Friday, April 15, 2016
This picture provides insights into the system’s current health and longer term sustainability and, in particular, the capacity of artists to adapt to challenges and changes from inside and outside the system.
Mary Blackstone is a freelance dramaturg, cultural historian and educator. She is Professor Emerita in the Theatre Department at the University of Regina and Director of the Centre for the Study of Script Development, a research centre devoted to alternative approaches to the development of new dramatic work for stage, screen and new media. She served as the first Dean of Fine Arts at the University of Regina, as well as the President of the Canadian Association of Fine Arts Deans and member of the Executive of the International Council of Fine Arts Deans. She publishes in the areas of early modern cultural studies and dramaturgy. She has worked dramaturgically for theatres such as Regina’s Globe Theatre, Edmonton’s Northern Light Theatre and London, Ontario’s Grand Theatre; and with with playwrights such as Gail Bowen, Kelley Jo Burke, Dan Macdonald, Natalie Meisner, Ken Mitchell, Colleen Murphy and Sharon Stearns.
We could be poised on the crest of the most momentous change the arts have experienced in Canada since the wake of the Massey Commission in the 1950s. Because Canadians elected a majority government with a platform of “real change,” Canada Council’s funding has suddenly doubled and together with its redesigned funding model created the potential for transformative change through what CEO Simon Brault has called an “historic rendezvous with our future.”
As an aspirational mantra, “change” can be a powerful force, but change is inevitable in all living ecosystems. It happens regardless of human agency although not necessarily with the desirable outcomes often associated with it: “improvement,” “progress,” and “growth.” Such outcomes vary with the perspectives from within an ecosystem—growth for one component of the system may mean decline for another in the food chain—but the future belongs to species capable of adaptation for their own survival and the vitality of the system of symbiotic networks that supports them.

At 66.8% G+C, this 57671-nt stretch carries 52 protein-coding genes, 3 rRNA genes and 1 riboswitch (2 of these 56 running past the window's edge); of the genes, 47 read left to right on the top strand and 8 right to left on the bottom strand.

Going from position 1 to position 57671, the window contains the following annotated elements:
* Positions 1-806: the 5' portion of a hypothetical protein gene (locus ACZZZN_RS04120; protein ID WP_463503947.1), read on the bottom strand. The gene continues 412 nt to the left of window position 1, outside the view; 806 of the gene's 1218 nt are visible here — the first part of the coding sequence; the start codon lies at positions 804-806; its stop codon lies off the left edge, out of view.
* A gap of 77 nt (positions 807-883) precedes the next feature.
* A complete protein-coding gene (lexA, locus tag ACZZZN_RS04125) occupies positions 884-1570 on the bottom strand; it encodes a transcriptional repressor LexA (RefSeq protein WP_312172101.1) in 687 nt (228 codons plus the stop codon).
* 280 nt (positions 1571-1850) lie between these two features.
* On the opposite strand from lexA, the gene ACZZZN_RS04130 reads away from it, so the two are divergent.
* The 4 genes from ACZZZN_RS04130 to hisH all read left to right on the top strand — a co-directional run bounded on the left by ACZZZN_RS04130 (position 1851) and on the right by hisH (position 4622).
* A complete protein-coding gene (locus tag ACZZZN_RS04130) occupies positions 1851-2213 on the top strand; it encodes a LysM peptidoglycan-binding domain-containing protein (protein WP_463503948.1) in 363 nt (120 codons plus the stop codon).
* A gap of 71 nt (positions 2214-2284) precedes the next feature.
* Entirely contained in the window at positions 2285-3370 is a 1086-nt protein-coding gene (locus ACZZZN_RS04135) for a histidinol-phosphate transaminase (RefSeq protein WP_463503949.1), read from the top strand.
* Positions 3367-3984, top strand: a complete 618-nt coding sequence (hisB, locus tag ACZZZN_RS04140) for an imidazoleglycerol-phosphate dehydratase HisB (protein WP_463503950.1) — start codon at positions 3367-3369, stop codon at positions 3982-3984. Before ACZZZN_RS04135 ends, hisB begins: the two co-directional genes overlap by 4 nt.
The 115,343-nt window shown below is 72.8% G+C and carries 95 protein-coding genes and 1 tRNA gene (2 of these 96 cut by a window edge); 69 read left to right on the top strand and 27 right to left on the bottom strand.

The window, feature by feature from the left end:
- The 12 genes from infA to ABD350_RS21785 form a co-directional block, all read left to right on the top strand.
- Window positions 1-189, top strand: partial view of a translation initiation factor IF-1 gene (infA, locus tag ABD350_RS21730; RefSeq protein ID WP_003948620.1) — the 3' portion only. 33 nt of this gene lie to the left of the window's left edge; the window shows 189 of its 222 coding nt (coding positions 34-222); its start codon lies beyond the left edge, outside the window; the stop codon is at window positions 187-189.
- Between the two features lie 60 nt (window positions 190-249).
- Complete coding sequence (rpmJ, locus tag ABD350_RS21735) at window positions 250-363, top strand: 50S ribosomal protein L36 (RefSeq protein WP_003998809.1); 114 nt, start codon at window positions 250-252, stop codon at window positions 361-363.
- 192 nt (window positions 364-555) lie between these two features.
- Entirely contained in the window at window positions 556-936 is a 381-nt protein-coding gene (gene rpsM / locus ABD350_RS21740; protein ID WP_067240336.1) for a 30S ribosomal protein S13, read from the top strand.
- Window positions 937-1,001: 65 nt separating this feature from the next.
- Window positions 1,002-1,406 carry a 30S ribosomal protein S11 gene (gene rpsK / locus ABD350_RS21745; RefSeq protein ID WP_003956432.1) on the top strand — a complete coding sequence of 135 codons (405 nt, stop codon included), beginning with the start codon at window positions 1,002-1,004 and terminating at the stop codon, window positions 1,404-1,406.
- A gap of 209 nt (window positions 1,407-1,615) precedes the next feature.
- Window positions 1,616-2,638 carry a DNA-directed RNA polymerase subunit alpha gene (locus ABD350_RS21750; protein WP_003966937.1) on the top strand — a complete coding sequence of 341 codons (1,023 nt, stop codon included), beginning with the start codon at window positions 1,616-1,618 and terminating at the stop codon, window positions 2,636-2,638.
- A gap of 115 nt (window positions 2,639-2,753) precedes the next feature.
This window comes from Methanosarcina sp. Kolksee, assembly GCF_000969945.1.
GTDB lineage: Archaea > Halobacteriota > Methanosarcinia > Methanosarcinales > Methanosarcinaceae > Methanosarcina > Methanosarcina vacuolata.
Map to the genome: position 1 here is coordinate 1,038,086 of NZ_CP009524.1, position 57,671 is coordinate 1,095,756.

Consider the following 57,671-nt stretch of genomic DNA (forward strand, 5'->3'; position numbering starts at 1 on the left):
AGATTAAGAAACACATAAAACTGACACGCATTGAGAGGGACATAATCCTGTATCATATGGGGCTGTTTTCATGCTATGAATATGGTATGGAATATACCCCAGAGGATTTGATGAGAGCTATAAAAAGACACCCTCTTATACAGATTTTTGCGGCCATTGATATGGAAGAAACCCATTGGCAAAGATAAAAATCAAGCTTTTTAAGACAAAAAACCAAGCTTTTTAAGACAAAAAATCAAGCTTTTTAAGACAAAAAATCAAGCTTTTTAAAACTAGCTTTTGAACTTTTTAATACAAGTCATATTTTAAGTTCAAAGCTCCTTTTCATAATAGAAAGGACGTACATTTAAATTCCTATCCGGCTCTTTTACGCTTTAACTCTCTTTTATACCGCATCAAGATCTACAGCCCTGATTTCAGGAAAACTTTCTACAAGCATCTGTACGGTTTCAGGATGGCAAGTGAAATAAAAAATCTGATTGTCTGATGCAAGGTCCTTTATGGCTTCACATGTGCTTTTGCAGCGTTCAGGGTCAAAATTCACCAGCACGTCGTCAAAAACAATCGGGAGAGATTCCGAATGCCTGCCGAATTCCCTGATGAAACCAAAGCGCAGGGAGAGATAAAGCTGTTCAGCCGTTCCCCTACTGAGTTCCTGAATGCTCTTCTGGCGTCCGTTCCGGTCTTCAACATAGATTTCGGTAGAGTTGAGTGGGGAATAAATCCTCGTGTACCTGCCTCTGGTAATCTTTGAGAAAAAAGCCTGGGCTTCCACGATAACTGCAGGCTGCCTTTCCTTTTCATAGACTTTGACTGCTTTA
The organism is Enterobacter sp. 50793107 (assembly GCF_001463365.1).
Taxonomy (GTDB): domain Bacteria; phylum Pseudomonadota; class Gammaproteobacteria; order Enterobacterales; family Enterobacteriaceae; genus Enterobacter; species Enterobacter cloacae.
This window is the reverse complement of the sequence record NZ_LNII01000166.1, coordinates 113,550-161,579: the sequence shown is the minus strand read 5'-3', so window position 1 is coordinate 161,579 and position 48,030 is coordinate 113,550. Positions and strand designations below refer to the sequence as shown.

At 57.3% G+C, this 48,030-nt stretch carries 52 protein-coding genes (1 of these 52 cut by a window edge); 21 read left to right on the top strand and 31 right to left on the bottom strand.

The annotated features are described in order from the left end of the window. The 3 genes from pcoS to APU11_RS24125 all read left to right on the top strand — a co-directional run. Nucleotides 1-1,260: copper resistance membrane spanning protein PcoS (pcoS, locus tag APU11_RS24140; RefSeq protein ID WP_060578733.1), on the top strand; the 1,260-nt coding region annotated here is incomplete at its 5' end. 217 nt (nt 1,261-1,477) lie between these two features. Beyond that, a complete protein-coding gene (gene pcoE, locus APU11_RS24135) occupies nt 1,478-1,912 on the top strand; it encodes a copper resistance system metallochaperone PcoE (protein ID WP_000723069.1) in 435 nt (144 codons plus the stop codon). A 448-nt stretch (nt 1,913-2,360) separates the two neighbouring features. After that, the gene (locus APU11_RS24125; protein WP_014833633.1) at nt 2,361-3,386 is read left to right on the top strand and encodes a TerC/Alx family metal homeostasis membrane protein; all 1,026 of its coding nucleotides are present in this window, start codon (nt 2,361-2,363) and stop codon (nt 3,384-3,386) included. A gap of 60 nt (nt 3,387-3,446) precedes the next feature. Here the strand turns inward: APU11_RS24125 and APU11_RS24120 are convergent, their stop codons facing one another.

Within the social networks of human ecosystems, players who take charge of change with a plan for affecting it and a vision of the future it should create may not necessarily get all they envisioned, but they stand a better chance of future change that equates with improvement. Organizations like the Creative City Network of Canada cite the “arts and culture” as “powerful tools with which to engage communities in various levels of change”—but what about change within the arts themselves? Increased funding can create change, but what about the role of artists, members of the community and others in the arts ecosystem in effecting systemic change that generates growth and a stronger, more vital future for the arts in Canada—as well as healthier communities?
Saskatchewan artists need to participate in that rendezvous with the future, and on the occasion of its 30th anniversary the Saskatchewan Arts Alliance (SAA) is inviting them to the table. Arts Congress 2016: Into the Future Wild will bring together all participants in the provincial arts ecosystem to take charge of change. This is not a new role for the SAA. Over its 30 year history it has created a common forum and guided important improvements in funding and the status of artists (eg. The Arts Professions Act). Additionally, the SAA has placed an emphasis on research and championed the importance of evidence-based changes to programming and policy.